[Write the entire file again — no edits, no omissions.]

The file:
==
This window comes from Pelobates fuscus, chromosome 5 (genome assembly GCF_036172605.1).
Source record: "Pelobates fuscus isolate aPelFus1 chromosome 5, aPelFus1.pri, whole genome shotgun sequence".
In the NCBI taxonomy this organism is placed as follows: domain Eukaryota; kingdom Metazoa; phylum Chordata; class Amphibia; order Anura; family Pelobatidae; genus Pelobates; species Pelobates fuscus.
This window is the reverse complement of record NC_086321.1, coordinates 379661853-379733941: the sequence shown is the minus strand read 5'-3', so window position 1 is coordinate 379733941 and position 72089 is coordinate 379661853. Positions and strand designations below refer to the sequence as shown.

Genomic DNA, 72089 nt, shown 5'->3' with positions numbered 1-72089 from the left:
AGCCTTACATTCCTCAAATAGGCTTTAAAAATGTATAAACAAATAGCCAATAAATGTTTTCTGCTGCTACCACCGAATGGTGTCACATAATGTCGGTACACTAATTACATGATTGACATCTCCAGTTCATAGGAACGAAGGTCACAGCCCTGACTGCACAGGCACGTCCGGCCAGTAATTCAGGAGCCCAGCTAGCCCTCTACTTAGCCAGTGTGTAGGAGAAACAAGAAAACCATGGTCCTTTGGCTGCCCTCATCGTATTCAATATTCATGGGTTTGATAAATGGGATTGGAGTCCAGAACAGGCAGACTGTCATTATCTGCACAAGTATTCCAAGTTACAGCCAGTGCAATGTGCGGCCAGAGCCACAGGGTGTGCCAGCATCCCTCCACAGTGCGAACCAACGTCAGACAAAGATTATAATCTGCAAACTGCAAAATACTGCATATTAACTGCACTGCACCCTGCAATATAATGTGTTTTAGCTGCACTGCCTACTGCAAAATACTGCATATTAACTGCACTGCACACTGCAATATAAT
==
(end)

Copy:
This window comes from Pelobates fuscus, chromosome 5 (genome assembly GCF_036172605.1).
Source record: "Pelobates fuscus isolate aPelFus1 chromosome 5, aPelFus1.pri, whole genome shotgun sequence".
In the NCBI taxonomy this organism is placed as follows: domain Eukaryota; kingdom Metazoa; phylum Chordata; class Amphibia; order Anura; family Pelobatidae; genus Pelobates; species Pelobates fuscus.
This window is the reverse complement of record NC_086321.1, coordinates 379661853-379733941: the sequence shown is the minus strand read 5'-3', so window position 1 is coordinate 379733941 and position 72089 is coordinate 379661853. Positions and strand designations below refer to the sequence as shown.

Genomic DNA, 72089 nt, shown 5'->3' with positions numbered 1-72089 from the left:
AGCCTTACATTCCTCAAATAGGCTTTAAAAATGTATAAACAAATAGCCAATAAATGTTTTCTGCTGCTACCACCGAATGGTGTCACATAATGTCGGTACACTAATTACATGATTGACATCTCCAGTTCATAGGAACGAAGGTCACAGCCCTGACTGCACAGGCACGTCCGGCCAGTAATTCAGGAGCCCAGCTAGCCCTCTACTTAGCCAGTGTGTAGGAGAAACAAGAAAACCATGGTCCTTTGGCTGCCCTCATCGTATTCAATATTCATGGGTTTGATAAATGGGATTGGAGTCCAGAACAGGCAGACTGTCATTATCTGCACAAGTATTCCAAGTTACAGCCAGTGCAATGTGCGGCCAGAGCCACAGGGTGTGCCAGCATCCCTCCACAGTGCGAACCAACGTCAGACAAAGATTATAATCTGCAAACTGCAAAATACTGCATATTAACTGCACTGCACCCTGCAATATAATGTGTTTTAGCTGCACTGCCTACTGCAAAATACTGCATATTAACTGCACTGCACACTGCAATATAAT